Jeff Bezos accuses National Enquirer of photo blackmail

Jeff Bezos accuses the National Enquirer of 'extortion and blackmail'

Amazon's Jeff Bezos says National Enquirer tried to blackmail him over 'intimate photos'

Jeff Bezos, chief executive of Inc, has accused the owner of the National Enquirer of trying to blackmail him with the threat of publishing "intimate photos" he allegedly sent to his girlfriend unless he said in public that the supermarket tabloid's reporting on him was not politically motivated.

After the tabloid published a story about his extramarital affair last month, Mr. Bezos ordered a team of private investigators to get to the bottom of how the Enquirer obtained risque texts between the executive and former TV anchor Lauren Sanchez.

Bezos declined to do so. In exchange for a promise to not publish embarrassing photos obtained from his text messages, AMI's general counsel Jon Fine asked for Bezos and his lawyer for a statement "affirming that they have no knowledge or basis for suggesting that AM's coverage was politically motivated or influenced by political forces".

However, in the interests of expediating this situation, and with The Washington Post poised to publish unsubstantiated rumors of The National Enquirer's initial report, I wanted to describe to you the photos obtained during our newsgathering. "Dylan Howard stands ready to discuss the matter at your convenience", Bezos claims was stated in a letter sent to him from the Enquirer. "I hope common sense can prevail - and quickly".

Bezos, who owns more than $120 billion in Amazon stock, continued, "If in my position I can't stand up to this kind of extortion, how many people can?"

The blog post is the latest twist in a weeks-long saga that has brought the personal life of Bezos, the richest person in the world, into the spotlight.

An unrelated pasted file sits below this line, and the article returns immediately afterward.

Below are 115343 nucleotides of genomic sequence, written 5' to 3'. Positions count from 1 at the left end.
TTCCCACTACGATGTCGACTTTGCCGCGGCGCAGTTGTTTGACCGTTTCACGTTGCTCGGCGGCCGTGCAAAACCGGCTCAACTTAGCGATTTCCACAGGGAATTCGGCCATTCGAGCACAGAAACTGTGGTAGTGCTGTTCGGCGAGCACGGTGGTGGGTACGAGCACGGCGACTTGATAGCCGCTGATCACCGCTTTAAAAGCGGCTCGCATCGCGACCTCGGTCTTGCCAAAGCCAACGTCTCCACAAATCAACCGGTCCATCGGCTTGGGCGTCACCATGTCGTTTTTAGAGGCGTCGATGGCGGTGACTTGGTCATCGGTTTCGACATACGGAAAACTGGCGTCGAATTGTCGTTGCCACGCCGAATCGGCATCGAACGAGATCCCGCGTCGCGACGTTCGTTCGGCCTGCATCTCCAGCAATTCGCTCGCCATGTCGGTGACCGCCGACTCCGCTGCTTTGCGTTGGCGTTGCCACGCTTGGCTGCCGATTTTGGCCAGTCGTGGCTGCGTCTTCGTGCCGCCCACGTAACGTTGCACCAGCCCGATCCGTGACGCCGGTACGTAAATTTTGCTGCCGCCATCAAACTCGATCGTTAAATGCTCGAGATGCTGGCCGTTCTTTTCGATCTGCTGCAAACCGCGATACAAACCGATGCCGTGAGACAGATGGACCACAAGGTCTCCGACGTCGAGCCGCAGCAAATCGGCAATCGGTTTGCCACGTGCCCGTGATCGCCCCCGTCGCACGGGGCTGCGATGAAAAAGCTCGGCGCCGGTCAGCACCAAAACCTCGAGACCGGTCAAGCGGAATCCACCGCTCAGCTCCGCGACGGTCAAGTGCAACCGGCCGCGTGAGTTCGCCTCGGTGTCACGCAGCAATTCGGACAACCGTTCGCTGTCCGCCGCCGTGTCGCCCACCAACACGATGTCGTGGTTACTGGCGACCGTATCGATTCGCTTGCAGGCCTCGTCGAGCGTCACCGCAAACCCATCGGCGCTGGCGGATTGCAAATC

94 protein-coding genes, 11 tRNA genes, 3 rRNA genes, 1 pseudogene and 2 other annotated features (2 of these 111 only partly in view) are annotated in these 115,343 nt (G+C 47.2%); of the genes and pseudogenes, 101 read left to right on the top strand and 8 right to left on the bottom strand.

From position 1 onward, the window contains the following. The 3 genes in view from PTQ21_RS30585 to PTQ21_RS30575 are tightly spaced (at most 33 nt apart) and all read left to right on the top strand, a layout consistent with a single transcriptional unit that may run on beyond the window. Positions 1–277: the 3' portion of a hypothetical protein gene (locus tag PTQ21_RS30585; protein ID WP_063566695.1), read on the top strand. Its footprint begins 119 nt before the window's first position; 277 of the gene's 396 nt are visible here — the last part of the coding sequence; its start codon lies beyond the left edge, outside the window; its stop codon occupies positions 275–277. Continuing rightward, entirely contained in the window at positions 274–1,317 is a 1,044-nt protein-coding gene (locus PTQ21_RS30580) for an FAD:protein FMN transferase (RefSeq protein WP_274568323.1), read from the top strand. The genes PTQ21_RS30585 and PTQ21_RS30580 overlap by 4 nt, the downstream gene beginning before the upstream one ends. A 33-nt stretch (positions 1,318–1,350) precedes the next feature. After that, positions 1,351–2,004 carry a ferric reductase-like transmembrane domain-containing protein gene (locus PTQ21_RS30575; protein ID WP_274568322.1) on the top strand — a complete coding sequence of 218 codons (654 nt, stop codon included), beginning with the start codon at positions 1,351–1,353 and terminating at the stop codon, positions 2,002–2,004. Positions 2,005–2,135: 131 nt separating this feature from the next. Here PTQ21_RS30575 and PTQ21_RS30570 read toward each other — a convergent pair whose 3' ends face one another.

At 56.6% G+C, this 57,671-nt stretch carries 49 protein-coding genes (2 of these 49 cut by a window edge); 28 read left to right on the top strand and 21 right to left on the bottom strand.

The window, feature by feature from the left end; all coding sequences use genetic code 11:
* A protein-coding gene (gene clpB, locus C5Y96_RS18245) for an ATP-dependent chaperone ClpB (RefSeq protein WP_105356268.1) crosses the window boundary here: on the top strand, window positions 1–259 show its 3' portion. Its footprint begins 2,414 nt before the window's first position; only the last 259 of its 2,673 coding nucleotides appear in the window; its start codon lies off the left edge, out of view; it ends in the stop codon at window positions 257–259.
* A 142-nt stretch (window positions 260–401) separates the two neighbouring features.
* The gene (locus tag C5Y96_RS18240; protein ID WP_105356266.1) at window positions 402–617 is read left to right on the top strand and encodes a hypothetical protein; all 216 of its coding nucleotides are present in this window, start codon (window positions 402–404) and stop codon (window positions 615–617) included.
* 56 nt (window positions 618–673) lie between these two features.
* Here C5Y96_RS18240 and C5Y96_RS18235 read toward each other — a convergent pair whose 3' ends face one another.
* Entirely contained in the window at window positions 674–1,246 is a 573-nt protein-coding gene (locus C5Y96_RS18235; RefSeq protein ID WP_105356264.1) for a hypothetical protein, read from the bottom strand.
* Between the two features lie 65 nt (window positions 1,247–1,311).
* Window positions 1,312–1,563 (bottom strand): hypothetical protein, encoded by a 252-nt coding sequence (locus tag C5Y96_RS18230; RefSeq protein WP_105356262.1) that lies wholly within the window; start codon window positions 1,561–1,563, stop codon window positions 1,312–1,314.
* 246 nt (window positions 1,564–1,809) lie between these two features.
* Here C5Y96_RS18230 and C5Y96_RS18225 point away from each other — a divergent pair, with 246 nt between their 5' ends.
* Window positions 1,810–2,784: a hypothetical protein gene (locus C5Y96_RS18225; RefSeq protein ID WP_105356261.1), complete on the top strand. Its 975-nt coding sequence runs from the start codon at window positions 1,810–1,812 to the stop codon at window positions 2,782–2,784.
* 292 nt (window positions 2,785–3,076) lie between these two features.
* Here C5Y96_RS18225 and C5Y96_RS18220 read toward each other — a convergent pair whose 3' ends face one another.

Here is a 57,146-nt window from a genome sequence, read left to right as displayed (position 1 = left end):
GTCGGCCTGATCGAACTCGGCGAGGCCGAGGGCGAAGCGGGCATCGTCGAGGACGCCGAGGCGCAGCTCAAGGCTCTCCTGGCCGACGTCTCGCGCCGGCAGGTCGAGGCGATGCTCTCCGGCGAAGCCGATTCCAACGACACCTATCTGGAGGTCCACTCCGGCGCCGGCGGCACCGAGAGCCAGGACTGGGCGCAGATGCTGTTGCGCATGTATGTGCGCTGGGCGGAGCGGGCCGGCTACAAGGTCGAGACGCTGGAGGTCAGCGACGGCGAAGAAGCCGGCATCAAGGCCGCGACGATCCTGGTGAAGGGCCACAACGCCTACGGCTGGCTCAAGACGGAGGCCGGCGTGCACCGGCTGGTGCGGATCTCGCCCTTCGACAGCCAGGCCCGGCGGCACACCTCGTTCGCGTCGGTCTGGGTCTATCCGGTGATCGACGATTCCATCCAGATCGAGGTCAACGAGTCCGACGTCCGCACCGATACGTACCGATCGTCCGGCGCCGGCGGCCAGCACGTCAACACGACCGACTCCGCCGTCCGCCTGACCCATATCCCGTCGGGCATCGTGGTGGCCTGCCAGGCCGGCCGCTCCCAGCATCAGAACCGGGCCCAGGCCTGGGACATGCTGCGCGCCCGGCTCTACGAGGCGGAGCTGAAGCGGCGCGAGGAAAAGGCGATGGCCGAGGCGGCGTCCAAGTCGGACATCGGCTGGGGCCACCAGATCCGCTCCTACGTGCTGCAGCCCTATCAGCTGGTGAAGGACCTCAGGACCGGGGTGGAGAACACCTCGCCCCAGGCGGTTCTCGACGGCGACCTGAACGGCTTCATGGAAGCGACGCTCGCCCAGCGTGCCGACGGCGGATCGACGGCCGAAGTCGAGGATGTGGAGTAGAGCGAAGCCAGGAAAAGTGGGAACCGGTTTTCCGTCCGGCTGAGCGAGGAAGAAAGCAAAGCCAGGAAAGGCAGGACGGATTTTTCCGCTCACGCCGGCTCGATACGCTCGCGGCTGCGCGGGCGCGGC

"Rather than capitulate to extortion and blackmail", wrote Mr Bezos, "I've chose to publish exactly what they sent me, despite the personal cost and embarrassment they threaten".

In its January 9 story, the Enquirer reported that Mr. Bezos sent "sleazy text messages and gushing love notes" to Ms. Sanchez, months before Mr. Bezos announced he was splitting up with his wife, MacKenzie.

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His personal investigators, led by his longtime security consultant, Gavin de Becker, concluded that Bezos' phone wasn't hacked.

A Fox News request for comment from AMI was not immediately returned. The company has been cooperating with investigators in the Southern District of NY ever since it admitted to making a $150,000 "catch-and-kill" payment to rid of a story about an alleged affair Trump had with former Playboy model Karen McDougal.

That admission was part of a deal between AMI and federal prosecutors, who agreed to not pursue charges against the company for secretly assisting Trump's campaign by paying $150,000 United States to a Playboy model for the rights to her story about an alleged affair with the then-candidate.

AMI has yet to respond to queries on the matter, Bloomberg reported.

What it comes down to is that Bezos, who owns The Washington Post, has claimed their investigation was "politically motivated".

· Mr Bezos face selfie at what appears to be a business meeting.

Robert Mintz, a former federal prosecutor now in private practice, said Bezos' allegations, if accurate, could have serious consequences for both prosecutors and AMI.

Hours later, the first Enquirer story on his relationship with Sanchez posted online. As chairman of American Media Inc., Pecker played a part in making the payments to former porn star Stormy Daniels and former Playboy model Karen McDougal, both of which prosecutors believe may have violated campaign finance law, according to The New York Times. Or at least that's what the top people at the National Enquirer thought.

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